Now, it should be said that in the Naomi’s culture a woman alone was in a very precarious position. As a poor widow in a foreign land she would have been vulnerable to all sorts of exploitation and even violence. She has Orpah and Ruth but they too would be in jeopardy as widows. That’s the situation when she hears that the famine has ended in Bethlehem and begins her return home. But it’s a difficult journey and not long after she begins she pleads with Orpah and Ruth to return to their own mothers so that they might begin again and find new husbands and be with their own people. “It’s been far more bitter for me than for you,” she says, “because the hand of the Lord as turned against me.” She believes she is being punished and has no hope for redemption. It’s here that the story turns and that Ruth emerges as it’s heroine. Orpah is sad to leave Naomi but agrees and returns home. Ruth, however, stays. She is steadfast in her devotion to Naomi and promises to be with her no matter what: “. . . where you go, I will go; where you lodge, I will lodge; your people shall be my people and your God my God.”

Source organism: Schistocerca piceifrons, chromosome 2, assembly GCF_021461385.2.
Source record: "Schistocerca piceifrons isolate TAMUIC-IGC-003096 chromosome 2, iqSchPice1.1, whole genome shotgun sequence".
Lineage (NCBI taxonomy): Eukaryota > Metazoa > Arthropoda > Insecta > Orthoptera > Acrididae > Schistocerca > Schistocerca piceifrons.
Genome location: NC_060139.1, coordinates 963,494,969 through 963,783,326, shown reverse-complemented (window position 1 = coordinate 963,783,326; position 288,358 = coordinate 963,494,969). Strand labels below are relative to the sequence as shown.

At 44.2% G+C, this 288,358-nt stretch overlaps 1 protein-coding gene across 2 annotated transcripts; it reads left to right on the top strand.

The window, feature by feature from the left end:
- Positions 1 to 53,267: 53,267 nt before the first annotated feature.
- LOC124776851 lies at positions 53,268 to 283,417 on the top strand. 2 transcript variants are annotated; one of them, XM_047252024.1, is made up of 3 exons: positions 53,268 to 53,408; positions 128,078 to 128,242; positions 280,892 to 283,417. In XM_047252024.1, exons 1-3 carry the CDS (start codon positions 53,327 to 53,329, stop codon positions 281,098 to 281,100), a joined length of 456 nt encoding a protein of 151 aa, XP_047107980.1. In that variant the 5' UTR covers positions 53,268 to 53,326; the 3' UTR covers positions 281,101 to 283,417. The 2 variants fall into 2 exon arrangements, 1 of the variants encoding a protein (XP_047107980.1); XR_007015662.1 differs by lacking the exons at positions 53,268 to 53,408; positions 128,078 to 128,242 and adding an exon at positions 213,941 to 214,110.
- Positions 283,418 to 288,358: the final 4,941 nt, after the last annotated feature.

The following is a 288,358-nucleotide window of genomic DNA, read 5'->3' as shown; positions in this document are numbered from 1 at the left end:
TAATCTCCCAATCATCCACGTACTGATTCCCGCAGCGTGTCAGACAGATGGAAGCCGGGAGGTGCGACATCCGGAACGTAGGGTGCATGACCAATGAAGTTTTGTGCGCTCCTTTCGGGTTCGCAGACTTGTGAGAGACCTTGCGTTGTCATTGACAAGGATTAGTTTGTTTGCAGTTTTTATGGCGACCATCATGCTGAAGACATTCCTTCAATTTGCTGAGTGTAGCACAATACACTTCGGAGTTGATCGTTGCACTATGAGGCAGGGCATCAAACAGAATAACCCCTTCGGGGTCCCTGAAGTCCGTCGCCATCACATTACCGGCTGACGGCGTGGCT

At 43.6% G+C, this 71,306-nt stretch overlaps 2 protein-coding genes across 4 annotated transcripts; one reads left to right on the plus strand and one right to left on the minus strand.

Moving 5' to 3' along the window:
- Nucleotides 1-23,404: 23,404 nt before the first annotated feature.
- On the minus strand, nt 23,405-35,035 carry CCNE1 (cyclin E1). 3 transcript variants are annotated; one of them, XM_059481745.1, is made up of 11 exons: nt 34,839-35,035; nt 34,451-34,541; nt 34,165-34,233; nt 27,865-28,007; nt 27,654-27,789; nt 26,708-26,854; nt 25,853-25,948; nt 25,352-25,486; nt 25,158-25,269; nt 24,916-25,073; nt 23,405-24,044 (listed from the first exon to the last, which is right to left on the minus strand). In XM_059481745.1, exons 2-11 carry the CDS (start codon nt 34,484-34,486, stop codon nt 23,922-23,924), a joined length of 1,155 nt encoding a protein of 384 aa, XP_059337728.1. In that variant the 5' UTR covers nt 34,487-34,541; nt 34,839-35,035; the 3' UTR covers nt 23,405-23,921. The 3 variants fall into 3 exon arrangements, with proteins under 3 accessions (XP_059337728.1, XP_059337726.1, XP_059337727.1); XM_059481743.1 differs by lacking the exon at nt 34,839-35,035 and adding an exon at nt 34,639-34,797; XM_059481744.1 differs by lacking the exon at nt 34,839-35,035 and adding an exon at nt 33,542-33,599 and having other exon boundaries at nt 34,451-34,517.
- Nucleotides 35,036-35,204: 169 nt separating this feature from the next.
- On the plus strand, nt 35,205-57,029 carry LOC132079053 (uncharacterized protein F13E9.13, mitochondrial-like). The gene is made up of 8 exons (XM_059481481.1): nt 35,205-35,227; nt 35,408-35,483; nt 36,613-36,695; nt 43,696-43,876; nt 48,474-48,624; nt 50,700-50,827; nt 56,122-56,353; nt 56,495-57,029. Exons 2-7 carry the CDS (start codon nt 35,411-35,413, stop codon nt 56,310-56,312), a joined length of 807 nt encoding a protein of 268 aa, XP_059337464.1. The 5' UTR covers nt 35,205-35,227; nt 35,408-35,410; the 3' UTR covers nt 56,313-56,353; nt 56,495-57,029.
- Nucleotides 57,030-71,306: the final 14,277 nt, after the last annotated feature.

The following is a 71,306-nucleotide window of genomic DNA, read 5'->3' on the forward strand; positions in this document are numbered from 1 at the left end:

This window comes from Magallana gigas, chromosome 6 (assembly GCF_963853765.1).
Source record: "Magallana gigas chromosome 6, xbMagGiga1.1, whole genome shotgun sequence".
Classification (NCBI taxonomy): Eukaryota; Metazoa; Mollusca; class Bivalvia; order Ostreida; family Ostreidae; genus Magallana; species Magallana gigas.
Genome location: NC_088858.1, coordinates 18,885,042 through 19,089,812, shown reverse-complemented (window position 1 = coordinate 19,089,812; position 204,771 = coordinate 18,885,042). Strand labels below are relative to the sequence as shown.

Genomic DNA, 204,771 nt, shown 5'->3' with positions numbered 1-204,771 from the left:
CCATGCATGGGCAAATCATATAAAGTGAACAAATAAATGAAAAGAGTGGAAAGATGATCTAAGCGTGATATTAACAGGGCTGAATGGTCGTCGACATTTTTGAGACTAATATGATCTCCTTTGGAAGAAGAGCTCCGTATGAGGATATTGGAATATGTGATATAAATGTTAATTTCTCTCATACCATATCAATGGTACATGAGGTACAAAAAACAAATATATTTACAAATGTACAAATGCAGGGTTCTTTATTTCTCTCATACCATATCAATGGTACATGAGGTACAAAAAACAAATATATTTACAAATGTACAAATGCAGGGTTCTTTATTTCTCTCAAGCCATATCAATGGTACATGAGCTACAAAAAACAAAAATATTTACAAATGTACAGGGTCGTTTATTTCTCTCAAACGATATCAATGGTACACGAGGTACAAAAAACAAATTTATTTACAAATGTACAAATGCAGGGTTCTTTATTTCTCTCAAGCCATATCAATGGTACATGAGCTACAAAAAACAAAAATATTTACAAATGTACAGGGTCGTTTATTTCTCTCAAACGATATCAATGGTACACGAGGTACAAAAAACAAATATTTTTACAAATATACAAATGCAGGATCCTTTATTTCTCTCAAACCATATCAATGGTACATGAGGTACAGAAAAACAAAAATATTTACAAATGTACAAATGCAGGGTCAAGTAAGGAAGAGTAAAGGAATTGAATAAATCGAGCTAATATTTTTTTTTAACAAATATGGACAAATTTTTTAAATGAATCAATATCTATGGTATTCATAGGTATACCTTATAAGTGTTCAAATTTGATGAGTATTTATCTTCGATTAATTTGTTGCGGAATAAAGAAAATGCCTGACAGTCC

Our portion of the story ends there for today but jumping ahead we know that, indeed, Ruth is true to her word and, beyond that, upon returning to Bethlehem their fortunes begin to change. Most specifically with Ruth marrying and bearing a son. The son, Obed, will be the father of Jesse who will be the father of David who will become King David, to whom Matthew and Luke in their Gospels trace Jesus’ earthly lineage. As I said earlier, this story of Ruth is foundational to the Good News of Christ. That this foreign woman, a Moabite whose people were the sworn enemies of Israel, who endures great loss of her own and yet remains faithful to her mother-in-law Naomi in the face of an unknown future, that Ruth is a key figure in this royal line is yet another of God’s surprises. But I getting a bit ahead of myself.